After a lifetime of working to grow your wealth, who would you like to benefit from your legacy – your friends and family, or the taxman?
Each year the UK Government reviews the tax rates payable, the reliefs available, and how it treats gifts during your lifetime.
As the average inheritance tax (IHT) bill steadily approaches £200k, paying for the expertise of an adviser could be minor compared to your IHT bill. It’s important to plan ahead, and review your plans each year, ensuring that your estate will pass smoothly to your beneficiaries.
Simply, how is IHT calculated?
Once your estate has been valued, the amount under the Nil Rate band is ignored for IHT purposes. This is currently £325,000. After reliefs and exemptions, the remainder of your estate is then generally taxed 40%.
This is an extreme simplification of the IHT regime, as there are many methods, rules and reliefs available, such as:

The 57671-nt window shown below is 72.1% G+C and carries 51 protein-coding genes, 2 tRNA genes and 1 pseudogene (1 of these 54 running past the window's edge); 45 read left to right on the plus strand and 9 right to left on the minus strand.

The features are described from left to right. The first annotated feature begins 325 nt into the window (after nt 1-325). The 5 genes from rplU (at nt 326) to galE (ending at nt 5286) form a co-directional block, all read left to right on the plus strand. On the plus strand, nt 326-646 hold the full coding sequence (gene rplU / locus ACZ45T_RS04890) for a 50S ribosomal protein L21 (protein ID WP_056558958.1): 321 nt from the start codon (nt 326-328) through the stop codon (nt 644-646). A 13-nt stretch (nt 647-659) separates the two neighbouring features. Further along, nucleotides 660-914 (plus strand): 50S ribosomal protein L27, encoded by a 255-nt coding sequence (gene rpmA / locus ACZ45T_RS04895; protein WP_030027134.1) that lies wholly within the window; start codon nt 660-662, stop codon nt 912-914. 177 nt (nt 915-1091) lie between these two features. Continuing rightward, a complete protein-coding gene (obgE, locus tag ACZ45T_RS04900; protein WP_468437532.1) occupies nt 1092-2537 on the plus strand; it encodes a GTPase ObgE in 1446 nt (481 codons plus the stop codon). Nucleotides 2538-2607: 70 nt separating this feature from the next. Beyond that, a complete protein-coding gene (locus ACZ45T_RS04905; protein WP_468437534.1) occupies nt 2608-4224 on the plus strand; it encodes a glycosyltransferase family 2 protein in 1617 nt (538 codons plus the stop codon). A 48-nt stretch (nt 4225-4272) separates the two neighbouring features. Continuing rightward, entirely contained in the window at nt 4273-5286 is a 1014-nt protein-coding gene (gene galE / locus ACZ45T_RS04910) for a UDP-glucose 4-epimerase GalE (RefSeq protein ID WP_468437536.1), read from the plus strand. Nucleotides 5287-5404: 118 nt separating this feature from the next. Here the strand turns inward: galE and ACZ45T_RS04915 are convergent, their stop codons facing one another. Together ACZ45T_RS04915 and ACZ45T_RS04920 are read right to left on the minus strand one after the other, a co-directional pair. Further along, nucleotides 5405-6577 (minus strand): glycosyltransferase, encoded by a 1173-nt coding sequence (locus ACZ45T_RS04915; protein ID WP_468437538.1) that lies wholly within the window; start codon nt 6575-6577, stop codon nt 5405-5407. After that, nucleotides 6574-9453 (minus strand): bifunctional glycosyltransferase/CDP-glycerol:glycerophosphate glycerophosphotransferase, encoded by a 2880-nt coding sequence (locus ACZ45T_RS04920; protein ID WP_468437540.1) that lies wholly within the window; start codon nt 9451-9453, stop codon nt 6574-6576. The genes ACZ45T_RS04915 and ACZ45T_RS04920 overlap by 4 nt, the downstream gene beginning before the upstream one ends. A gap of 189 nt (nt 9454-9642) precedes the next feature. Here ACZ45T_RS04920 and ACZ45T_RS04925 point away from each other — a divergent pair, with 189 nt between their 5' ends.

Transferrable Nil Rate Band
If a spouse (or civil partner) inherits everything on the first death – there will be no IHT to pay. On the second death, the survivor’s estate will benefit from a double Nil Rate band. The rules are complex, but this could mean a combined Nil Rate band of £650,000 on the second death.
Main residence Nil Rate Band
If you ultimately leave your main residence to a direct descendant (e.g. child) then up to an additional £175,000 (fixed until 2026) can be added to the standard Nil Rate band, including the amount carried forward, as described above.
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Taking early action can ensure that more of your money goes to your beneficiaries – rather than the taxman.
Ask your financial adviser to help you with your IHT planning, working out how much money you will need, and how you can pass on your assets in the most effective way.